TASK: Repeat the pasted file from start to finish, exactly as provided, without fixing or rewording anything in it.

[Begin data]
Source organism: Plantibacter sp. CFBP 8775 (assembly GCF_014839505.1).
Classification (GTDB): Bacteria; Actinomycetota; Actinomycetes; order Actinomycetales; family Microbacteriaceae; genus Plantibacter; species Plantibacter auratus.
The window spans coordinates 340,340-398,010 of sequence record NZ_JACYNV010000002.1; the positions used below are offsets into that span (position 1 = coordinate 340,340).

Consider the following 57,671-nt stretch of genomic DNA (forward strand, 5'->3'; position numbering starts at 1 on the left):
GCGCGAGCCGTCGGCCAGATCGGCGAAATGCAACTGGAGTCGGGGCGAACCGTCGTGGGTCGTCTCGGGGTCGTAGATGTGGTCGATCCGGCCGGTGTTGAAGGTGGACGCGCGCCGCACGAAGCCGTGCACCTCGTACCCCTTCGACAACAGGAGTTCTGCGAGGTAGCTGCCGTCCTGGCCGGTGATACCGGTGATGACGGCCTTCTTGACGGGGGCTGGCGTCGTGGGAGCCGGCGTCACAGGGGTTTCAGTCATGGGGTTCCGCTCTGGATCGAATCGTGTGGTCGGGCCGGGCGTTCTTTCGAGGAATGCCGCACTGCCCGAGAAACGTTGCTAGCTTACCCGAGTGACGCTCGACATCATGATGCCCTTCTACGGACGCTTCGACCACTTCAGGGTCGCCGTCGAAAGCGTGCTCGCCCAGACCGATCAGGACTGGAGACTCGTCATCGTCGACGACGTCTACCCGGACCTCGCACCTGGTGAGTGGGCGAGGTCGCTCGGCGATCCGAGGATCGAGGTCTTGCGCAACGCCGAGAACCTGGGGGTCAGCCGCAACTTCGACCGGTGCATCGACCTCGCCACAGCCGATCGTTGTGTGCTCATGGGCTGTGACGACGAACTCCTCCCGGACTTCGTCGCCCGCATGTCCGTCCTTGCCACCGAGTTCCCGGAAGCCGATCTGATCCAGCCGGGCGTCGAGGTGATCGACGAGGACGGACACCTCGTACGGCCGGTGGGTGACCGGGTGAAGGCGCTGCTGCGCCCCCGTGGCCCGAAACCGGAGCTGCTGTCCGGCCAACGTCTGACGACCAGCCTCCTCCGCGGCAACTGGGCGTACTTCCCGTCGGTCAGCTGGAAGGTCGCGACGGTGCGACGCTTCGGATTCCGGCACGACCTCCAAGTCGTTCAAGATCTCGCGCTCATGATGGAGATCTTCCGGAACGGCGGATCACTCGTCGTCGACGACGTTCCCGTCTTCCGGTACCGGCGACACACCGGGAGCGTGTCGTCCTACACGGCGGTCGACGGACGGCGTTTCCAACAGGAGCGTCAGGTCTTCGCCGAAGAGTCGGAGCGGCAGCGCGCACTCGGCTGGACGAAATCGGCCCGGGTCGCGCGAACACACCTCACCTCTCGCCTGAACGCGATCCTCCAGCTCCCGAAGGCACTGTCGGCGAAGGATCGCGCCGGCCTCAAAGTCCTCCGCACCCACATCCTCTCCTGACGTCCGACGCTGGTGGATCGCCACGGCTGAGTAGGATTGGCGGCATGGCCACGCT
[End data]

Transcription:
Source organism: Plantibacter sp. CFBP 8775 (assembly GCF_014839505.1).
Classification (GTDB): Bacteria; Actinomycetota; Actinomycetes; order Actinomycetales; family Microbacteriaceae; genus Plantibacter; species Plantibacter auratus.
The window spans coordinates 340,340-398,010 of sequence record NZ_JACYNV010000002.1; the positions used below are offsets into that span (position 1 = coordinate 340,340).

Consider the following 57,671-nt stretch of genomic DNA (forward strand, 5'->3'; position numbering starts at 1 on the left):
GCGCGAGCCGTCGGCCAGATCGGCGAAATGCAACTGGAGTCGGGGCGAACCGTCGTGGGTCGTCTCGGGGTCGTAGATGTGGTCGATCCGGCCGGTGTTGAAGGTGGACGCGCGCCGCACGAAGCCGTGCACCTCGTACCCCTTCGACAACAGGAGTTCTGCGAGGTAGCTGCCGTCCTGGCCGGTGATACCGGTGATGACGGCCTTCTTGACGGGGGCTGGCGTCGTGGGAGCCGGCGTCACAGGGGTTTCAGTCATGGGGTTCCGCTCTGGATCGAATCGTGTGGTCGGGCCGGGCGTTCTTTCGAGGAATGCCGCACTGCCCGAGAAACGTTGCTAGCTTACCCGAGTGACGCTCGACATCATGATGCCCTTCTACGGACGCTTCGACCACTTCAGGGTCGCCGTCGAAAGCGTGCTCGCCCAGACCGATCAGGACTGGAGACTCGTCATCGTCGACGACGTCTACCCGGACCTCGCACCTGGTGAGTGGGCGAGGTCGCTCGGCGATCCGAGGATCGAGGTCTTGCGCAACGCCGAGAACCTGGGGGTCAGCCGCAACTTCGACCGGTGCATCGACCTCGCCACAGCCGATCGTTGTGTGCTCATGGGCTGTGACGACGAACTCCTCCCGGACTTCGTCGCCCGCATGTCCGTCCTTGCCACCGAGTTCCCGGAAGCCGATCTGATCCAGCCGGGCGTCGAGGTGATCGACGAGGACGGACACCTCGTACGGCCGGTGGGTGACCGGGTGAAGGCGCTGCTGCGCCCCCGTGGCCCGAAACCGGAGCTGCTGTCCGGCCAACGTCTGACGACCAGCCTCCTCCGCGGCAACTGGGCGTACTTCCCGTCGGTCAGCTGGAAGGTCGCGACGGTGCGACGCTTCGGATTCCGGCACGACCTCCAAGTCGTTCAAGATCTCGCGCTCATGATGGAGATCTTCCGGAACGGCGGATCACTCGTCGTCGACGACGTTCCCGTCTTCCGGTACCGGCGACACACCGGGAGCGTGTCGTCCTACACGGCGGTCGACGGACGGCGTTTCCAACAGGAGCGTCAGGTCTTCGCCGAAGAGTCGGAGCGGCAGCGCGCACTCGGCTGGACGAAATCGGCCCGGGTCGCGCGAACACACCTCACCTCTCGCCTGAACGCGATCCTCCAGCTCCCGAAGGCACTGTCGGCGAAGGATCGCGCCGGCCTCAAAGTCCTCCGCACCCACATCCTCTCCTGACGTCCGACGCTGGTGGATCGCCACGGCTGAGTAGGATTGGCGGCATGGCCACGCT